At St. Gregory’s we believe that by providing a varied art curriculum, we can positively contribute to the quality of our children’s lives, both within and beyond school. We understand that the purpose of Art and Design education is to give our children skills and knowledge that enable them to express their responses verbally but also through ideas and experiences in a visual or tactile form.
As a school and, in accordance with the National Curriculum’s expectations, we aim to ensure that all pupils:
- Produce creative work, exploring their ideas and recording their experiences.
- Become more proficient in drawing, painting, sculpture and other art, craft and design techniques.
- Evaluate creative works using the language of art, craft and design.
- Know about great artists, craft makers and designers, and understand the historical and cultural development.
Class teachers are responsible for the teaching of art and design technology, which may, at times, be supplemented by professional artists/helpers.
Creative experiences contribute enormously to children’s development and well-being.
Motor Skills: Many of the motions involved in making art, such as holding a paintbrush or making marks with a crayon, are essential to the growth of fine motor skills in young children, developing the dexterity that all children will need for writing.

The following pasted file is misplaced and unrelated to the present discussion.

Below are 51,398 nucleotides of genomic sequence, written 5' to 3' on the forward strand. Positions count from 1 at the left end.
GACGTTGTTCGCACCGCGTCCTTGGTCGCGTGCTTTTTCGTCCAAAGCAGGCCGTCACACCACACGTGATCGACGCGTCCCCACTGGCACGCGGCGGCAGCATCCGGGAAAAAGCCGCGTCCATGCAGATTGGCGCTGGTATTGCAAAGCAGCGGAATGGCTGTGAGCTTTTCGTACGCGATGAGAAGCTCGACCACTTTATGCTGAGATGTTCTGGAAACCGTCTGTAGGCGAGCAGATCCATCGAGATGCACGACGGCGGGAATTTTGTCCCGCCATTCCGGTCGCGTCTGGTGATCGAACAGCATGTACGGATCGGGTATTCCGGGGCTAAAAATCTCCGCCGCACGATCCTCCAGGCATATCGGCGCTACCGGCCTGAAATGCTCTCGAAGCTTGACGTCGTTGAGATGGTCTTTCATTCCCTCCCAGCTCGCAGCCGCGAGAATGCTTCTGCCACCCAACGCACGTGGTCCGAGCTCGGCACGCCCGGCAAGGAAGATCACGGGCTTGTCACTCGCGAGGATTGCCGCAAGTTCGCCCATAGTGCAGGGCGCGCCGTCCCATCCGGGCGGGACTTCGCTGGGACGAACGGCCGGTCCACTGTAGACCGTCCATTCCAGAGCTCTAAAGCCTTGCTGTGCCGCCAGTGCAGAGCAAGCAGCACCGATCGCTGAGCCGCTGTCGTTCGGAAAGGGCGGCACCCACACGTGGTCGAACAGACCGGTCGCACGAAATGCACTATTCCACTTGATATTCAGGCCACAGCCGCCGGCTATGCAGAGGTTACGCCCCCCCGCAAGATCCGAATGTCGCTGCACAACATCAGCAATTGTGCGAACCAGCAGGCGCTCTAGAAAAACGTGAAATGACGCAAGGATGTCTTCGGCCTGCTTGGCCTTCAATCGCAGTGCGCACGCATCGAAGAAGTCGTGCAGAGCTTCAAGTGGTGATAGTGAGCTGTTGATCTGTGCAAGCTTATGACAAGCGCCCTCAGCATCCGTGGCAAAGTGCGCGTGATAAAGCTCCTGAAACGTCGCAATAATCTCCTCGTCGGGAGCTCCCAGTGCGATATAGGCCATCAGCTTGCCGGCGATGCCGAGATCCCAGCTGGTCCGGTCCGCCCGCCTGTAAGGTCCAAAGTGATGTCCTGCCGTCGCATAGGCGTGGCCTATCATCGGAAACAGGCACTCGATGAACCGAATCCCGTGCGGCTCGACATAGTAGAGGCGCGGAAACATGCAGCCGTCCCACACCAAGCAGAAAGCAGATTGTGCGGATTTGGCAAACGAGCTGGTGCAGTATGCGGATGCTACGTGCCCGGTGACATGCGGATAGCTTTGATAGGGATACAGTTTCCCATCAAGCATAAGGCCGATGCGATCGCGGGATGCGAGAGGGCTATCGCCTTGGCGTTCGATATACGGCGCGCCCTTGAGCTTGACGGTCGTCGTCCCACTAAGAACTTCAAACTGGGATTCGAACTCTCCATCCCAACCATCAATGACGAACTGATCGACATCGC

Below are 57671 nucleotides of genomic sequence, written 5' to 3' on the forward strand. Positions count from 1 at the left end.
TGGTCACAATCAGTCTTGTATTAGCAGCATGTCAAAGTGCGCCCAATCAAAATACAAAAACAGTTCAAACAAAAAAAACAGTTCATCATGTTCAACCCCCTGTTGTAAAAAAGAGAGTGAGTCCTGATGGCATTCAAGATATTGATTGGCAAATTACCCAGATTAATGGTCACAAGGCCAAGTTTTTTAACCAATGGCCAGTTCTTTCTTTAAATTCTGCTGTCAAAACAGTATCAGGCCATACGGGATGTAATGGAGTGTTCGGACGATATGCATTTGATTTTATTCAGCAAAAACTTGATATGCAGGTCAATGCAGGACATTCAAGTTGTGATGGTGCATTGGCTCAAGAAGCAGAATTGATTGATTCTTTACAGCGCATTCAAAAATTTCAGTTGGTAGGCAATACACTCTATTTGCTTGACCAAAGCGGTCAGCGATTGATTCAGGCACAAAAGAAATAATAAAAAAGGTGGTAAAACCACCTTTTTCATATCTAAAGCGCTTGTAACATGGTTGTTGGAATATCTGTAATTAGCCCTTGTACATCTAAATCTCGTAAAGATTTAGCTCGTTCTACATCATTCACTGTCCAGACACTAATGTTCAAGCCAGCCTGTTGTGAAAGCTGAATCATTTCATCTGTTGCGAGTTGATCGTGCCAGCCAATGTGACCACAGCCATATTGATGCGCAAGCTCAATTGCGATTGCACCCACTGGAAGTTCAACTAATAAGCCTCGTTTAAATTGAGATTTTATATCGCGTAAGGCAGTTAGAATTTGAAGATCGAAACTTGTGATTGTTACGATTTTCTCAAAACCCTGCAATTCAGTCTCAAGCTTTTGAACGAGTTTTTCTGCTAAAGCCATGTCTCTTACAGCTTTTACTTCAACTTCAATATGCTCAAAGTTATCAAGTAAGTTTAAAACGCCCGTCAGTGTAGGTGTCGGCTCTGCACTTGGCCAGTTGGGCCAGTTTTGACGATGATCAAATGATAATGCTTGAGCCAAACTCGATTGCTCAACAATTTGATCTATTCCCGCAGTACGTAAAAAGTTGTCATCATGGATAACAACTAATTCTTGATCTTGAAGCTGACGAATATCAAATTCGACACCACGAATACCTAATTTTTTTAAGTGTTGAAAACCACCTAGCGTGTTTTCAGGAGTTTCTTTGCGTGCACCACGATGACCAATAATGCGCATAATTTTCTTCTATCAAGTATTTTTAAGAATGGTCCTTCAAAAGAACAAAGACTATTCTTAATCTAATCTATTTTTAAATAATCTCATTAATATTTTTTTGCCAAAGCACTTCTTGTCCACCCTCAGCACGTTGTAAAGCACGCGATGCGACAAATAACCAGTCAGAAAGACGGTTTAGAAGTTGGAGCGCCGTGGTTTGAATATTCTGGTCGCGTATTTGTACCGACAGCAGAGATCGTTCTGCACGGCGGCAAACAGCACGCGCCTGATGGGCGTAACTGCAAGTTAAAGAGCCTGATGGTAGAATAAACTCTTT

Language Development: Making art, or just talking about it, provides opportunities to practice and extend vocabulary. Children can use descriptive words to discuss their own creations or to talk about what feelings are elicited when they see different styles of artwork.
Decision Making: We believe that Art and Design education strengthens problem-solving and critical-thinking skills. The experience of making decisions and choices in the course of designing and creating art carries over into other parts of life.
Visual Learning: Drawing, sculpting, threading and connecting all develop visual-spatial skills, which are more important than ever. Even before children can read they are taking in visual information. This information consists of cues that we get from pictures or three-dimensional objects from digital media, books and television.
Inventiveness: When children are encouraged to express themselves and take risks in creating art, they develop a sense of innovation that will be important in their adult lives.
Cultural Awareness: As we live in an increasingly diverse society, the images of different groups in the media may also present mixed messages. Teaching children to recognise the choices that an artist or designer makes in portraying a subject helps them to understand the concept that what they see may be someone’s interpretation of reality.
Additional Art Curriculum Resources
|ST GREGORY Progression of skills.docx||Download|